Movement disorders (MDS) are neurological diseases caused by dysfunction of the motor control systems. They are extremely common, with an overall prevalence in the general population of more than 20%. However, these disorders are vastly underdiagnosed and therefore undertreated. Movement disorders are classified as hypokinetic (those associated with paucity of movement like the bradykinesia in parkinsonism) and hyperkinetic (those with excessive movement, like in tremors, dystonia, and tics). There are about 30 different types of movement disorder phenomenologies (Table 1). Each of these phenomenologies is the external expression a number of different diseases. For example, bradykinesia is a hypokinetic phenomenology, and it is the hallmark of different parkinsonian disorders like Parkinson disease (PD), progressive supranuclear palsy (PSP and Multiple Systems Atrophy (MSA).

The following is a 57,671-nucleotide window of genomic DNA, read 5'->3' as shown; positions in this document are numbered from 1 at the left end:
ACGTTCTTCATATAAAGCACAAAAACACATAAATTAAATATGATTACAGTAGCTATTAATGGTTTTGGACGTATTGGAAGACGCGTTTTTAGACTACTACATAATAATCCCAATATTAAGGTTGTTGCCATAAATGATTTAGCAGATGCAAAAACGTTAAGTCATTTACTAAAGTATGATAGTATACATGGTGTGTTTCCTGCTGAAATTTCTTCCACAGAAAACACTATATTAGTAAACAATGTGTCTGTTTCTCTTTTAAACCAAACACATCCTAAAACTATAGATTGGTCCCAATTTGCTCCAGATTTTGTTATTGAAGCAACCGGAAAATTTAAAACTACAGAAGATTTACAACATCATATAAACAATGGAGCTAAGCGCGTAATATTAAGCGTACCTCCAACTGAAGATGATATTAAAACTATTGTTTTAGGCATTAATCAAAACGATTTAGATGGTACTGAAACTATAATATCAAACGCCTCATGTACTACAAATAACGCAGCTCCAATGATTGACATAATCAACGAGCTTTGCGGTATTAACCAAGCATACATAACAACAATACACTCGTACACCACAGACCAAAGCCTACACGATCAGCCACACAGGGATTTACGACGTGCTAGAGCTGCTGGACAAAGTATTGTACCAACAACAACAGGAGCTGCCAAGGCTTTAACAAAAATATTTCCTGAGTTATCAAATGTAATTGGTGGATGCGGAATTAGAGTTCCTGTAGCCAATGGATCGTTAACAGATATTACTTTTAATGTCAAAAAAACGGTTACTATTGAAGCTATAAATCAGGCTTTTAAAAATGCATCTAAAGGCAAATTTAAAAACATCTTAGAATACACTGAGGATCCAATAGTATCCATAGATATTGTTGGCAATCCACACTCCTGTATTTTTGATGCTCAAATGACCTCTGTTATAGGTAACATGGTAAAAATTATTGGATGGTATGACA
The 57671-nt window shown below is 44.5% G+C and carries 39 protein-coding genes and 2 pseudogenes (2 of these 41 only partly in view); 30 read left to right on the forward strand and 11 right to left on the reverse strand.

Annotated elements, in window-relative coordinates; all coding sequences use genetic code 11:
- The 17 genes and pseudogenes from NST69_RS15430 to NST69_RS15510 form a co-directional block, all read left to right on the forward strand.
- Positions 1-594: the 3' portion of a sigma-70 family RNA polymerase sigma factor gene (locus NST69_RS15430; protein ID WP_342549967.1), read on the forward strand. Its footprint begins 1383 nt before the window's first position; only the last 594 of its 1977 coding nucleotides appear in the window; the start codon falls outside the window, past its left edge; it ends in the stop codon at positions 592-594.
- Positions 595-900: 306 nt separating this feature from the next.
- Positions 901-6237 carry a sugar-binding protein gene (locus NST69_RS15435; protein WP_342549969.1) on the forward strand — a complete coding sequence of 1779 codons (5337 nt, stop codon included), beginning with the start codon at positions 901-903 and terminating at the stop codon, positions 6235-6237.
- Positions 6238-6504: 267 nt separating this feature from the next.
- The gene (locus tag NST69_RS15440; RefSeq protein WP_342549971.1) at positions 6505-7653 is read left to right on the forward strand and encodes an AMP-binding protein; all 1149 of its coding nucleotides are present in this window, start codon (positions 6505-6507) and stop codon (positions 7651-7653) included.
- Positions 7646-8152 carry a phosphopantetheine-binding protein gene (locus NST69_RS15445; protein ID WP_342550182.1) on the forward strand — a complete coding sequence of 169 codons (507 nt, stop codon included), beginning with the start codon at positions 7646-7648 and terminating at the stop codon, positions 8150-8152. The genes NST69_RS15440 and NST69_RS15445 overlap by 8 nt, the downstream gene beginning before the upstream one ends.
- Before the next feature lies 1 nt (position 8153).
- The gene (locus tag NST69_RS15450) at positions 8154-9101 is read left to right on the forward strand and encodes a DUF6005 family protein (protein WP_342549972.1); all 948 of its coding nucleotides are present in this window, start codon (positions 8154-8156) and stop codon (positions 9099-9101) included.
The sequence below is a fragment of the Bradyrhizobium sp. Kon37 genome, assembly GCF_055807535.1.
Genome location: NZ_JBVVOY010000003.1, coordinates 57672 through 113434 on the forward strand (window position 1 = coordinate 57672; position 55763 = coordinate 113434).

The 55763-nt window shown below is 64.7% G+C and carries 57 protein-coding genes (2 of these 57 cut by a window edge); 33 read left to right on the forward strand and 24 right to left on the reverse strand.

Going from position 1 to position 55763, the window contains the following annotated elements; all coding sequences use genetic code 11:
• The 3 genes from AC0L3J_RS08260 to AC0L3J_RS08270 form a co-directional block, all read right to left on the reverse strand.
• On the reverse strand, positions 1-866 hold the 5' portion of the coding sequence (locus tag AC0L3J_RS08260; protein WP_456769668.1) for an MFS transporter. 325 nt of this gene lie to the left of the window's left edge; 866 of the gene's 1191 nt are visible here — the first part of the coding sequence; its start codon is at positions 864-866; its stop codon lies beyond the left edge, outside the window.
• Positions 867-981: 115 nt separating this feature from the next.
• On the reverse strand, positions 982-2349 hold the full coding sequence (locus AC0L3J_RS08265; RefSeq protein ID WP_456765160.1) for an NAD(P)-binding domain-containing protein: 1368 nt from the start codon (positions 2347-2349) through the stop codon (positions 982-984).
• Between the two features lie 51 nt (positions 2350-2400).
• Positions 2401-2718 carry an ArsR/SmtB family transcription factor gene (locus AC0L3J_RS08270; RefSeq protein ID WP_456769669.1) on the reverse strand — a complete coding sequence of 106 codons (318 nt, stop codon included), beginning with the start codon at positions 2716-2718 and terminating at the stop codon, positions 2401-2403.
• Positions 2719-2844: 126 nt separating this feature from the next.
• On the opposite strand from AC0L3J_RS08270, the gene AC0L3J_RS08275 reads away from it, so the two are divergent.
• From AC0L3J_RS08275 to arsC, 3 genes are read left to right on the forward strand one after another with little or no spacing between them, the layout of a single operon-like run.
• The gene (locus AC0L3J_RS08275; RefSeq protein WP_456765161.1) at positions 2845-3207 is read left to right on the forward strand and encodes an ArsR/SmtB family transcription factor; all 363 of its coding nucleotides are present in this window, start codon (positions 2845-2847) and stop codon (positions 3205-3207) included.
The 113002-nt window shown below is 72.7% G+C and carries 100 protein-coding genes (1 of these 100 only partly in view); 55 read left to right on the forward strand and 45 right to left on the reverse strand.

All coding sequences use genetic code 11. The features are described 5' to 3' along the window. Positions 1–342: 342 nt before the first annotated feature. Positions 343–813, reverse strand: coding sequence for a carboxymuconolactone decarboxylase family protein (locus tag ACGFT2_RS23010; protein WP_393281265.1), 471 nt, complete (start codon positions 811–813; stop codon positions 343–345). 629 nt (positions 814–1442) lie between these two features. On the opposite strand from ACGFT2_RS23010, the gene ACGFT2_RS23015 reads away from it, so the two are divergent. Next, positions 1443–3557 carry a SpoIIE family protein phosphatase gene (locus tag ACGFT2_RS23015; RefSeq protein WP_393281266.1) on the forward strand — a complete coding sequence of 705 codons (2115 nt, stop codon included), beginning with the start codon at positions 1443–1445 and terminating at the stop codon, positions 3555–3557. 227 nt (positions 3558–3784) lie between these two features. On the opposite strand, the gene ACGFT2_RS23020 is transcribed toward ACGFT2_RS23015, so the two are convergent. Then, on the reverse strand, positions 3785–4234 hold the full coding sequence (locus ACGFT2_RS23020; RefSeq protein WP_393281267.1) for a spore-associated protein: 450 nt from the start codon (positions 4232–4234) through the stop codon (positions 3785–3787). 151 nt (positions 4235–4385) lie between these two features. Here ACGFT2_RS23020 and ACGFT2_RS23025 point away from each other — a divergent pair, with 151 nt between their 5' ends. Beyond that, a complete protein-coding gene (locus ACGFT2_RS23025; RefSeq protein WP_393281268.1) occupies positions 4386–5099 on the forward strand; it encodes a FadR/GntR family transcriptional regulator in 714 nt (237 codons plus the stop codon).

|Original language||English (US)|
|Title of host publication||Family Medicine|
|Subtitle of host publication||Principles and Practice: Eighth Edition|
|Publisher||Springer International Publishing|
|Number of pages||13|
|State||Published - Jan 1 2022|
ASJC Scopus subject areas